It's Random Acts of Kindness Week, so here's a quick experiment to try. Think of three times when someone surprised you with a kind deed.
Thought of three? Good. Hold onto those memories. In a moment, I'm going to make some predictions about them – after I've shared a few recollections of my own.
When I tried this experiment, my mind took me to a rainy roadside, and a day when I was slogging home with a heavy bag of groceries. As a fairly fit young student, I was used to walking everywhere, but even I was struggling with the horizontal rain and a sodden, ready-to-burst bag.
And then a cab driver pulled up alongside me. "You're look like you could do with a lift," he said. "Let me take you home – no charge."
Another time, mid winter, when my wife and I were particularly exhausted with our young family, a neighbor appeared at the door as we were still struggling to clear away breakfast. She explained that she'd scraped the ice from our car's windshield when she was doing her own. "I'm happy to do that every morning, too – if it helps?"
And my third memory goes back to one of my first jobs. I'd just finished a particularly gruelling early shift, when my boss – who rarely even spoke to me the rest of the time – announced out of the blue that he was buying me breakfast. "You deserve this," he said, "after the morning you've had!"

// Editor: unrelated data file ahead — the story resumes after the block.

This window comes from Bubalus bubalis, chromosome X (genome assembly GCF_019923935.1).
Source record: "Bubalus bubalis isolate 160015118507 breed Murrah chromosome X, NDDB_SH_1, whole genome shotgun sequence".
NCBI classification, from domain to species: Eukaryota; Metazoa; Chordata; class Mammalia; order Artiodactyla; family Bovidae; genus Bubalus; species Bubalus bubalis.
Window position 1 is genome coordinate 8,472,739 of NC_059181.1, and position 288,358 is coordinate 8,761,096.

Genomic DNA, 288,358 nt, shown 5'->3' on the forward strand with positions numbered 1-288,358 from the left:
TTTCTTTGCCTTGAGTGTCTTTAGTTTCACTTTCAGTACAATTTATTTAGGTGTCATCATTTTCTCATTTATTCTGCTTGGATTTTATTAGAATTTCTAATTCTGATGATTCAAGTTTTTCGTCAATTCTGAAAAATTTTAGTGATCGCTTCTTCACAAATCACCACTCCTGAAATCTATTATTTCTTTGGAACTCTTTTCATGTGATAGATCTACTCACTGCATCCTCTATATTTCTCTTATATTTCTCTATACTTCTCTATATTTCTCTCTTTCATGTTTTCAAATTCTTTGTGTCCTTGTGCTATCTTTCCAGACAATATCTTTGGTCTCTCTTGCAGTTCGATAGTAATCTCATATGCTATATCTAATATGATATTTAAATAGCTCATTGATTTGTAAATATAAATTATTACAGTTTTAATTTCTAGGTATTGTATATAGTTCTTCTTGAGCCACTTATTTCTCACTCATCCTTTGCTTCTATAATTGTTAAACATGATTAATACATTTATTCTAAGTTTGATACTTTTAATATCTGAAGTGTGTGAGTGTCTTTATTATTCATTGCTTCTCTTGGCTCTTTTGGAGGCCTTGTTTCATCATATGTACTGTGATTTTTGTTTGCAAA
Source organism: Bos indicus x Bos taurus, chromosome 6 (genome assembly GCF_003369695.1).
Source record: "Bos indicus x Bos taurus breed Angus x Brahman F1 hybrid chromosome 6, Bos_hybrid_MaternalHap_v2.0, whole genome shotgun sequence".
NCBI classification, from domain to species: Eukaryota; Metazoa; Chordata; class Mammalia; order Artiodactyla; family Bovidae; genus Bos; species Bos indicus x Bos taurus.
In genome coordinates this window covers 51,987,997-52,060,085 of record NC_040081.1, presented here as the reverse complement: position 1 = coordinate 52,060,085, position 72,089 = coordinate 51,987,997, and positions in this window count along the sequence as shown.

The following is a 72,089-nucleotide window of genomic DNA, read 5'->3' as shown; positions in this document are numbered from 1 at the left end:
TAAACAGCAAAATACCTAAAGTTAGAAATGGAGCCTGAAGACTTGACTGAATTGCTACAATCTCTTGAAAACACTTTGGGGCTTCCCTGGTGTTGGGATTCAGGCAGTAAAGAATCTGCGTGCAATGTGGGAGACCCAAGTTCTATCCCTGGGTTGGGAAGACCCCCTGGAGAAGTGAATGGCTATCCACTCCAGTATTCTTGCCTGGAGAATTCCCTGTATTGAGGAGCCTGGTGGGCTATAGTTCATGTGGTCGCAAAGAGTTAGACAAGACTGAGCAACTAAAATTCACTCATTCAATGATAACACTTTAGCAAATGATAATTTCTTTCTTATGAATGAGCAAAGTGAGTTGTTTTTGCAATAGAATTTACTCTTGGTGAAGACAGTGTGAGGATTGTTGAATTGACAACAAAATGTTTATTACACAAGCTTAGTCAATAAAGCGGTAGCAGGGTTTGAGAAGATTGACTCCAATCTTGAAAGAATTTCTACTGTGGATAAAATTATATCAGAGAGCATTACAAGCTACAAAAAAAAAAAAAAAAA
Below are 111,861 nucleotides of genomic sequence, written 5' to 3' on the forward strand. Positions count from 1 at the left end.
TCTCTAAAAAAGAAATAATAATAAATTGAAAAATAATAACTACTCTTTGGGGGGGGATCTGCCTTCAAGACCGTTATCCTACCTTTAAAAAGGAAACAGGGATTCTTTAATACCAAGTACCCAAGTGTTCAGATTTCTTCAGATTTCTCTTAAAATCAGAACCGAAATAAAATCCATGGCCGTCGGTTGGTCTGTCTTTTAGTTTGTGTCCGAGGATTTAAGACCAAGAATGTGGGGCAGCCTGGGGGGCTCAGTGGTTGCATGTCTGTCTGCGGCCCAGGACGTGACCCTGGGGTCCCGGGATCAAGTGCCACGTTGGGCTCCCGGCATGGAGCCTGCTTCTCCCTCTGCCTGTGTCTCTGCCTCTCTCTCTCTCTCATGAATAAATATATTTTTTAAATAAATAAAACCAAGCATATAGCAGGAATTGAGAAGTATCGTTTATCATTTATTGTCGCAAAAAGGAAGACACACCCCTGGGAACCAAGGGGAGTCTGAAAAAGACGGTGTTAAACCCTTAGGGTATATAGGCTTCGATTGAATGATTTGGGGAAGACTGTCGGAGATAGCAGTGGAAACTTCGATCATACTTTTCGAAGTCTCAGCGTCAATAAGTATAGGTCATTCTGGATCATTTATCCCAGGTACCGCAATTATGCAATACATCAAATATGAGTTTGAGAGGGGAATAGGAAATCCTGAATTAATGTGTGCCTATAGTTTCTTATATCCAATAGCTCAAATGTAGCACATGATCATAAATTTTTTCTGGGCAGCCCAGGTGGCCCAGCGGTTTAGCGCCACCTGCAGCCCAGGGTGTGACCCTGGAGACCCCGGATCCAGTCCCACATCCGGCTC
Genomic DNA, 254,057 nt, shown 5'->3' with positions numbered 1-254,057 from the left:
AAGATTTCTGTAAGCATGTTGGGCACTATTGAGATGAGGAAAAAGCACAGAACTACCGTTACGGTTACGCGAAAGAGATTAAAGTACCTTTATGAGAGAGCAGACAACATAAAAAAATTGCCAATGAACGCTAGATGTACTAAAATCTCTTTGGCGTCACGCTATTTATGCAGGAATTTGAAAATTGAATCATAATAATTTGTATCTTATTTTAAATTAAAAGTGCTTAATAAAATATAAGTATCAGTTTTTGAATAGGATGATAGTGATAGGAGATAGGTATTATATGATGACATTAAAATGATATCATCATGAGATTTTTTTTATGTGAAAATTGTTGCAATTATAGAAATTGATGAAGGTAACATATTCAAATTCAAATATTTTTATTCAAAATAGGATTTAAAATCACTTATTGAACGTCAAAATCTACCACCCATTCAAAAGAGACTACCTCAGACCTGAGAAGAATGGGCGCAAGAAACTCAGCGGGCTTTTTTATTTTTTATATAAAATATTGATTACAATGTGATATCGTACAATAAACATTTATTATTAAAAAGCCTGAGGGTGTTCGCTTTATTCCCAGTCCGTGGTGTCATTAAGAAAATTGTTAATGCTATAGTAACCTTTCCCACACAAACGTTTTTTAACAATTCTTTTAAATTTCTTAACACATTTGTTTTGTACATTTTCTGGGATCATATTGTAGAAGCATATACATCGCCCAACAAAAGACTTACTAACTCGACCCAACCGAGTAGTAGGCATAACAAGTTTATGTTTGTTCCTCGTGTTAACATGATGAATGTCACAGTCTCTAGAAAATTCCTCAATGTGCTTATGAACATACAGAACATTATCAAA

I can taste that delicious cinnamon toast now. More importantly, I still vividly remember the impact of his kindness.
Now think about the three acts of kindness you remembered. Here are those predictions I promised.
First, I'm confident that you found this task easy. Acts of kindness like these, especially when they're a surprise, are affecting and memorable. The Random Acts of Kindness Foundation website contains many hundreds of similar examples. It seems that everyone remembers times when they were boosted by a good deed, however small, however long ago.
Second, I bet remembering yours felt good. Witnessing acts of kindness, even through the lens of memory, produces oxytocin, which helps to lower blood pressure, increases optimism, and boosts self-esteem. Kindness also bumps up the production of serotonin, which in turn makes you feel happy and relaxed.
And third, I predict that this task has got you thinking. I wouldn't be surprised if you're already considering random acts of kindness that you might be able to do. Because kindness is contagious. It's hard to think of a good deed you've enjoyed without being inspired to do one yourself.
The organizers of Random Acts of Kindness Week have already persuaded 30,818 people to join in, aged from 14-89, in 87 countries around the world. They call these people RAKtivists, and they're keen to recruit more.
Here at Mind Tools, we also believe that everyone's actions make a difference. What's more, good deeds shouldn't feel difficult. They don't have to cost anything, and you don't even need to like the person you help! But, by doing something for them, you stand the chance of improving their day – maybe even making them feel a bit better about themselves.
You create connections, strengthen teams, and improve the atmosphere. You play your part in what could become a kindness revolution.